Apr 172005
Authors: Stephanie Lindberg

Next season, CSU fans will see a new team on the schedule, as Texas Christian University joins the Mountain West Conference.

TCU will be joining the Mountain West after a wave of conference changes in the past few years.

"Unfortunately we've had to change a few times," said Eric Hyman, now in his eighth year as TCU's athletic director. "This is the fourth time since I've been here we've had to make a round of changes."

TCU, located in Fort Worth, Texas, was in the Western Athletic Conference in 1999 when several WAC teams left to form the Mountain West. TCU moved on to Conference USA in 2001, looking to face more competitive programs. For the first few years the university received just that, but after some of the bigger schools -Cincinnati, Marquette, Louisville, DePaul and South Florida — left for the Big East Conference, Hyman said he was forced to look for yet another conference.

"We all liked Conference USA," Hyman said. "I think we were disappointed when it broke up."

While TCU was looking for a new home, the MWC was evaluating options to expand. TCU will be the first new school to join the 6-year-old conference.

"There's a lot of conference realignment going on," said Bret Gilliland, associate commissioner of the MWC. "We were really solid with the eight schools, but (we) said, 'Let's reevaluate and see if there's an opportunity to grow.'"

Gilliland said the conference looked at several factors, including how many schools there should be and who would be a good fit for the conference. After several months of consideration and evaluation of several institutions, the conference decided adding one new team would be beneficial.

"The No. 1 focus was fit," Gilliland said. "We also looked for someone philosophically of like mind – academic excellence coupled with athletic excellence."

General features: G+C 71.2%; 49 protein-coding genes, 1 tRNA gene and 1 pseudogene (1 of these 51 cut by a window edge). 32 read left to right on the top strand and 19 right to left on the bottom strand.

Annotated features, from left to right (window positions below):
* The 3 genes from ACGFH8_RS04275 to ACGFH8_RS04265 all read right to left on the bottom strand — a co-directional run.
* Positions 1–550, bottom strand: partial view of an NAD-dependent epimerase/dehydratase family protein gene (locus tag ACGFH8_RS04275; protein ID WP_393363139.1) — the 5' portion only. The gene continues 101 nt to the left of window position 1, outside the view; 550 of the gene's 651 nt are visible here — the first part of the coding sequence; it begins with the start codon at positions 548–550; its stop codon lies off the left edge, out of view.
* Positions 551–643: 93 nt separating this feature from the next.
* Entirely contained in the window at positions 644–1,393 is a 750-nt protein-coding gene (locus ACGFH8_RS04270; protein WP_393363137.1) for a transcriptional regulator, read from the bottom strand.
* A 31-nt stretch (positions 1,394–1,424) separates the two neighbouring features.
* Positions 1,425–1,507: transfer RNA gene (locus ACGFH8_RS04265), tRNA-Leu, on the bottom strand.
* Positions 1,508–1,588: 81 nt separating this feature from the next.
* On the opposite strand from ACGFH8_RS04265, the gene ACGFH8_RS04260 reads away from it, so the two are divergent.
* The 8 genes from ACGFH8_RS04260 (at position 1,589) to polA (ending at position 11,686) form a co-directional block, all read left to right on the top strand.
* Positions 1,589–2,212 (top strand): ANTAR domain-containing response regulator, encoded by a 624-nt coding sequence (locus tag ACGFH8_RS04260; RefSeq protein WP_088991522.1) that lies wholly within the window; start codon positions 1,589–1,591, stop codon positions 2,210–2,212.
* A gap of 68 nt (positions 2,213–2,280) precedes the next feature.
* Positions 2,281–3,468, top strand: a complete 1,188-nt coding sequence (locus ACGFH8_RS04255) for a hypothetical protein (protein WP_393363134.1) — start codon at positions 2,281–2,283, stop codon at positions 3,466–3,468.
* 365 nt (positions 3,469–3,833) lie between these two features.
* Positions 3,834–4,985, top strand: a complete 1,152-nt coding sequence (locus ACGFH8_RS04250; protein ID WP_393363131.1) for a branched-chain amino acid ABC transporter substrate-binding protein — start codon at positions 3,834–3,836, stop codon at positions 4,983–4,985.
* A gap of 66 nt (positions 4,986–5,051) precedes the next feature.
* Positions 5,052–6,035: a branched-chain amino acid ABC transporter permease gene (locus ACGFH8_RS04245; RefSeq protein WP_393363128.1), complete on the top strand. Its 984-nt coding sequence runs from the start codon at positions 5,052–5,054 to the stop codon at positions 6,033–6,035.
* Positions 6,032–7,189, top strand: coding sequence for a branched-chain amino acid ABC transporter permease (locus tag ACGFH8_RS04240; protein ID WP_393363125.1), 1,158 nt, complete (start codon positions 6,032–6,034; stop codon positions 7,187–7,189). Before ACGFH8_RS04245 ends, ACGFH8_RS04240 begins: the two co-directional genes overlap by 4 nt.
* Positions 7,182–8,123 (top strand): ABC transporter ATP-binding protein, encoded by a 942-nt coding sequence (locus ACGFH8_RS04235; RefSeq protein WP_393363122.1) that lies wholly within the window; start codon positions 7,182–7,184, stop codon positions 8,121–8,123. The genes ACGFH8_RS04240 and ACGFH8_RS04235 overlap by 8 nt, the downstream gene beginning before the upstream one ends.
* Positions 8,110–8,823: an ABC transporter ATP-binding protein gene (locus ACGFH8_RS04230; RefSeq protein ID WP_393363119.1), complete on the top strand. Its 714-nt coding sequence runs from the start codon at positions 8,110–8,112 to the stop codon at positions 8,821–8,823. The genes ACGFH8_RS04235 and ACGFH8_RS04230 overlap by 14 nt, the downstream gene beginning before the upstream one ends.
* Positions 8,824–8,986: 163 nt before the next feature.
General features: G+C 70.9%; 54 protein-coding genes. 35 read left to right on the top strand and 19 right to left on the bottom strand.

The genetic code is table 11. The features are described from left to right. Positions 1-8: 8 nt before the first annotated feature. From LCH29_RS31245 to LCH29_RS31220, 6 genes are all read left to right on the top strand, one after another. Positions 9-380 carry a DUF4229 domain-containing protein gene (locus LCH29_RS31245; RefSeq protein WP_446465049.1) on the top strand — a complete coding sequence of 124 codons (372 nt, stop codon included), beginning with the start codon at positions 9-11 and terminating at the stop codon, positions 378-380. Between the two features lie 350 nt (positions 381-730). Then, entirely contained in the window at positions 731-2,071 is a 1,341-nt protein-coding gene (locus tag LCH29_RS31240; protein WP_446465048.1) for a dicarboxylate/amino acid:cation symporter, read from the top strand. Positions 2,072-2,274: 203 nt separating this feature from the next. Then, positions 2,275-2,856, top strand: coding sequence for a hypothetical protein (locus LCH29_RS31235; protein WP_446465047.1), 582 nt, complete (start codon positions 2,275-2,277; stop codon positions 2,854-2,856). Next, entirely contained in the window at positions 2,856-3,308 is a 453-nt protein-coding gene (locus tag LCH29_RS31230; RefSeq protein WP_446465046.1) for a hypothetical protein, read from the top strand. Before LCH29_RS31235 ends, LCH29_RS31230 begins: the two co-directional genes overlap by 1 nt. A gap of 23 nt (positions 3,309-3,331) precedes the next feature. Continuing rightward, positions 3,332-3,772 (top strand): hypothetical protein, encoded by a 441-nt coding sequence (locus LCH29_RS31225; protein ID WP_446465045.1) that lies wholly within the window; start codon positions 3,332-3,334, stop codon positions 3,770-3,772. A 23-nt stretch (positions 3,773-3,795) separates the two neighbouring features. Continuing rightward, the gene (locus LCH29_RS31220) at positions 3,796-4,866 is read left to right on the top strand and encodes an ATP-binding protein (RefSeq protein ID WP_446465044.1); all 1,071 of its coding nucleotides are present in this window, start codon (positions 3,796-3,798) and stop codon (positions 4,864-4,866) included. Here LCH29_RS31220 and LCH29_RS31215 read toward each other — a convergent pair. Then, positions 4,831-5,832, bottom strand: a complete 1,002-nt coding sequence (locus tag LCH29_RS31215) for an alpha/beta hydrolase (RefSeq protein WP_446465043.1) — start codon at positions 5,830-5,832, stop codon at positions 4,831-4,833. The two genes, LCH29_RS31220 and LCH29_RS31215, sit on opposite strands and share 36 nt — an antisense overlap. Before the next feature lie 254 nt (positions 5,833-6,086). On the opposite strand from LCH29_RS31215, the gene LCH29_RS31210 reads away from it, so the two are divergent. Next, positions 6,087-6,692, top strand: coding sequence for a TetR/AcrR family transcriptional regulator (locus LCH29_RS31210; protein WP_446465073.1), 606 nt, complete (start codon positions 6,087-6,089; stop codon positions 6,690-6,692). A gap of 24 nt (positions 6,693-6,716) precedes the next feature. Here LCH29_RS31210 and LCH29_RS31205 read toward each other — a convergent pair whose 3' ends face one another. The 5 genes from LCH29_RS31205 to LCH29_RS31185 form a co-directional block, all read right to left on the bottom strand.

The MWC has gained prominence in the last few years thanks to the dominance of Utah's football program and several NCAA Tournament bids for both basketball and volleyball programs.

In TCU the conference found features it liked, such as a similar budget, a top-10 media market, same-sponsored sports and good facilities. TCU's success in football was also a significant point as was the geographical proximity to the rest of the schools, Gilliland said.

Hyman said the conference is a perfect fit for TCU.

"We want to compete at the highest level and we think playing in the Mountain West will give us that opportunity," Hyman said. "The Utah (football) success puts a footprint on the nation. They've really given the Mountain West a respectable position. Hopefully our admission will solidify some sports and help us to grow."

As a result of conference changes, TCU has not had a chance to build up any rivalries, something that collegiate sports are well known for. C-USA also had a geographical barrier that TCU had to cross. With most of the conference teams located on the East Coast, travel was not only more expensive for fans but also forced long road trips for the athletes, Hyman said. And while Horned Frogs fans knew the C-USA foes, Hyman said fans are more familiar with teams in the West – teams they will now call conference rivals.

"They're excited about it," Hyman said. "They're ready to see new places and new schools."

On a football level, CSU Associate Athletic Director Gary Ozzello said the addition of TCU would help the conference.

"I think it is a great addition for our conference," Ozzello wrote in an e-mail interview. "Administratively, it will relieve quite a few headaches related to football scheduling and with TCU's overall program success, it will benefit the conference."